How deep do you have to go to know what it is to be at the mercy of water? Submerged in the open sea, space, light, and loneliness intensify tenfold, as you become more aware with each breath of your self and your relative significance. American sculptor Jedd Novatt, who works between his studios in Paris and the industrial city of Eibar in northern Spain, close to Bilbao, describes his early experience of diving as character building and an important influence on how he sees and experiences space, even on dry land.
Space becomes something else entirely when you see it from the sea, and it is as rewarding as oxygen when you are trapped in a city. It is as if Novatt’s sculptures are an examination of the value of space. The steel constructions and paper collages in his recent exhibition, “Conversations with Gravity,” playfully disobey the laws of gravity, with every part of their frameworks, from the ground up, demonstrating the order and equal disorder of everything on earth. Novatt, who conceives of his works as permanently unpredictable, enthusiastically explains their inherent uncertainty as a consequence of the possibility and potential for change—of his “playing with perspective and depth, whereupon we are not sure of what we are looking at.”
His sculptures do not celebrate solid steel; instead, they appear to arise from lesser certainties, such as the pull and push of opposing forces. As Novatt sees it, these forces have the enchanting ability to hold something up, as well as to haul it back down to the ground. Like cumbersome figures, standing strong and steady from the front, only to appear violated and more vulnerable from the back, his playful forms would have us believe that three-meter-tall sculptures are susceptible to human sensations. Their duality emphasizes a preoccupation with material and emotional transformation. Light and shadow metamorphose them into something else again. Space, structure, volume, and material are less permanent and more involving and evolving.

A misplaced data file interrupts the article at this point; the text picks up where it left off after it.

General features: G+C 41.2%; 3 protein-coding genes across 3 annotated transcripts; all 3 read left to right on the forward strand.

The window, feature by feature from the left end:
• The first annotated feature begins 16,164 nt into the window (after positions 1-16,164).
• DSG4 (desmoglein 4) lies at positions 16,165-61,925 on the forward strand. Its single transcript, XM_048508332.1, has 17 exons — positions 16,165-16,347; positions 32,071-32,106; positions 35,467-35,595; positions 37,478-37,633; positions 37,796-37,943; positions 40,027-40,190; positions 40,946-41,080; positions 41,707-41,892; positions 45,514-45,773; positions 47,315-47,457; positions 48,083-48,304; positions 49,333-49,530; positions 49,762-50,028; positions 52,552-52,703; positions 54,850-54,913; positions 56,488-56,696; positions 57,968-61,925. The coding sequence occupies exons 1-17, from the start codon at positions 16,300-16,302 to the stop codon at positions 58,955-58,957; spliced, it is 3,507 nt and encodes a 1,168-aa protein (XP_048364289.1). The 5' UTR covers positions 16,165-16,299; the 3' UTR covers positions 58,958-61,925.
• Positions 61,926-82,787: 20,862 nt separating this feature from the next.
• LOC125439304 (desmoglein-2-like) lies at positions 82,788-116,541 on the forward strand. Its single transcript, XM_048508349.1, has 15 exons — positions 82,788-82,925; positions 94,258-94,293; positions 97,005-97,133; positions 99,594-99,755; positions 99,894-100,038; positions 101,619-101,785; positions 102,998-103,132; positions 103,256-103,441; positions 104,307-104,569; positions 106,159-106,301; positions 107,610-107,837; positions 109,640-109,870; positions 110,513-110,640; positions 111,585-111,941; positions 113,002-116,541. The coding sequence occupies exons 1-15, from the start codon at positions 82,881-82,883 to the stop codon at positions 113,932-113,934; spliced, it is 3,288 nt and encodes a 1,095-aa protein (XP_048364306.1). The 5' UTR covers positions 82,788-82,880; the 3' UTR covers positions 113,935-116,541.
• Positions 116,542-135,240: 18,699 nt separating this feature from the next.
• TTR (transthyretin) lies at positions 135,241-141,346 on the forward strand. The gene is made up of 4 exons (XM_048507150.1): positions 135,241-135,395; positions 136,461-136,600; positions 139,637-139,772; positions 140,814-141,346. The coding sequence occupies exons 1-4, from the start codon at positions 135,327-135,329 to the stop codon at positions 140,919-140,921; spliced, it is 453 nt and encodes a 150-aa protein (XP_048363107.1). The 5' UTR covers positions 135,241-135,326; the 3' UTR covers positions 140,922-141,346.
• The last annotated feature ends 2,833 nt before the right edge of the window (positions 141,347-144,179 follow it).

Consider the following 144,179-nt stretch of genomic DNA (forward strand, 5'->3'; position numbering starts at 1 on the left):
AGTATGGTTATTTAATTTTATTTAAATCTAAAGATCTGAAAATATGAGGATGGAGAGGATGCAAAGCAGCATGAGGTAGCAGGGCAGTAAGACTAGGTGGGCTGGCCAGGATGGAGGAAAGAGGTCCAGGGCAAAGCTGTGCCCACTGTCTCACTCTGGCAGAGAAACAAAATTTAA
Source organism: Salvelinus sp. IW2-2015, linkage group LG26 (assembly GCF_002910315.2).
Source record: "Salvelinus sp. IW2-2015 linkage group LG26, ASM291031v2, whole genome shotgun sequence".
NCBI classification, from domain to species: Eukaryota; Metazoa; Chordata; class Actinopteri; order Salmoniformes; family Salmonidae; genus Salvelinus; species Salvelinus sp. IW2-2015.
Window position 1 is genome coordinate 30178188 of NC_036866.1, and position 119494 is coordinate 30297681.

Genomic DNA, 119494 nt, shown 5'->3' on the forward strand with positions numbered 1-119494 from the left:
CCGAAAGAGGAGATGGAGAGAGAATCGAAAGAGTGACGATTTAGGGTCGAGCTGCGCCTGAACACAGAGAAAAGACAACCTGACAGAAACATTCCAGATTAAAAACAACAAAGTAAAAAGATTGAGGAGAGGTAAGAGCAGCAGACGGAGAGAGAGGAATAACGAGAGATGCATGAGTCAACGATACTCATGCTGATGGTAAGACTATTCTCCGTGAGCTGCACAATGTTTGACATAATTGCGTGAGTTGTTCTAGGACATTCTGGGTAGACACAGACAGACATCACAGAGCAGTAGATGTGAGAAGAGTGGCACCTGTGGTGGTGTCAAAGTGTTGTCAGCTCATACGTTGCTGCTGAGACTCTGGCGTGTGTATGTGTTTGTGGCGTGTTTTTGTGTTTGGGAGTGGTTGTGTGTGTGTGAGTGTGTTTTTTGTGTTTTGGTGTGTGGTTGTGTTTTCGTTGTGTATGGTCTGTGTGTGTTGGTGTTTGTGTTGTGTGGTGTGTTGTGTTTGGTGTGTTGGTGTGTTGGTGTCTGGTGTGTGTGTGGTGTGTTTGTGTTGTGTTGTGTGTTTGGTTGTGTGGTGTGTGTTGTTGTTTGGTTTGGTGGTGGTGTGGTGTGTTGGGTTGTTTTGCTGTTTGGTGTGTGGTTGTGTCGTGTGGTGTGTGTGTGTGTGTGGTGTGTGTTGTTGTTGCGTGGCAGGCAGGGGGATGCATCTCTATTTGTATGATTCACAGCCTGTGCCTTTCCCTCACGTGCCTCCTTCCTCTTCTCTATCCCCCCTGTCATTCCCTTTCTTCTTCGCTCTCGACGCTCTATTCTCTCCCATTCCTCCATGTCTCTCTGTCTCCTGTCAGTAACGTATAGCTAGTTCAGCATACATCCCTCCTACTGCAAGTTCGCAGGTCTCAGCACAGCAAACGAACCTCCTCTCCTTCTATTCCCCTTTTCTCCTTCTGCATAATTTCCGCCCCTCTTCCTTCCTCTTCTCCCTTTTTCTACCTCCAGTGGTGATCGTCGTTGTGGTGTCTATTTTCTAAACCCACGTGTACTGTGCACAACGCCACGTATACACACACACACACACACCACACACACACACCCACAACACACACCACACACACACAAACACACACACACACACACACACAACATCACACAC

For Novatt, the anatomy of everything—stone, steel, bone, and body—is subject to the same conditional, and changing, factors, which are as much about seasons as they are about the feeling of being alive. With that, comes the illusion of longevity, as we convince ourselves of our invincibility, for a time. But this soothing lie must be replaced with the reality that our lives are ephemeral; and the same principle applies to our creations.
Sculptures from Novatt’s aptly named “Chaos” series are emptied of the organs contained within the human body, yet they retain something of the human spirit—seeking permanence in the face of potential collapse. The strength of his material, as well as the idiotic elegance of his forms, leads us to question our value as vulnerable entities in space. In situ, Novatt’s works intentionally appear chaotic against architectural order. Installed in specific situations and contexts, such as Smithson Plaza (one of the last Brutalist sites in London), they seem to question the certainty of everything around them.
The more we will Novatt’s sculptures to stay upright, wanting them to exist, the greater our need to believe in materials, which he describes as “going beyond the material.” These skeletal structures possess all the materiality of the modern world, while taking on the sensibility of the human individual. Affecting space in the same way that human beings activate and alter an environment by their mere presence, Novatt’s works become sculptures as self.